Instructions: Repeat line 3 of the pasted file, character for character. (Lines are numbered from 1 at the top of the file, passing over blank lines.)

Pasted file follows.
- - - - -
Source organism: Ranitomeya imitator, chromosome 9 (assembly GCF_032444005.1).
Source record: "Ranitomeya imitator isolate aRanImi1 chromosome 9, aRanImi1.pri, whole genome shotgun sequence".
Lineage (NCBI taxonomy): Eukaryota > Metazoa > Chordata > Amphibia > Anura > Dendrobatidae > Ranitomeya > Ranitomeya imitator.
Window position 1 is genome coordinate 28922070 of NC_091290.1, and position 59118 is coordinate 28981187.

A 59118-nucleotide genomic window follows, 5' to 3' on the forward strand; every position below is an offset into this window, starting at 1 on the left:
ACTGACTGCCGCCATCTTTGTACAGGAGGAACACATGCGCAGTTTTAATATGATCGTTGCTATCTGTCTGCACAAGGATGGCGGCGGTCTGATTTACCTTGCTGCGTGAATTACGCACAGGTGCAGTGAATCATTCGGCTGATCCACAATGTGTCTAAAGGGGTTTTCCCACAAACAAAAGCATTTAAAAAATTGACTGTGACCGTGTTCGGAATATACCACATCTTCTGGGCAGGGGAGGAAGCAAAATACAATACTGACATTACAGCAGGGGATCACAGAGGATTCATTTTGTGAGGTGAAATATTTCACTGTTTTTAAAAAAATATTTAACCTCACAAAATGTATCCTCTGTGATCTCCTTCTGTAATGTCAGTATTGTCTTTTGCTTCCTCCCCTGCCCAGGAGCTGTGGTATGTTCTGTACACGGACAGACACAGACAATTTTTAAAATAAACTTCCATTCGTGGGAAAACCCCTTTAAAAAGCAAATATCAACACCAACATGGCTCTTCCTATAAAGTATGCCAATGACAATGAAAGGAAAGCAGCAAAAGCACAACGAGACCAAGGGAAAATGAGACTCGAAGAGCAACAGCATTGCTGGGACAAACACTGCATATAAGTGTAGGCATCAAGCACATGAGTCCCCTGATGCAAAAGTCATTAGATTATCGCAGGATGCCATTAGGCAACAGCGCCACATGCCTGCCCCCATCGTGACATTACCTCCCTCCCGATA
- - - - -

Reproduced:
Lineage (NCBI taxonomy): Eukaryota > Metazoa > Chordata > Amphibia > Anura > Dendrobatidae > Ranitomeya > Ranitomeya imitator.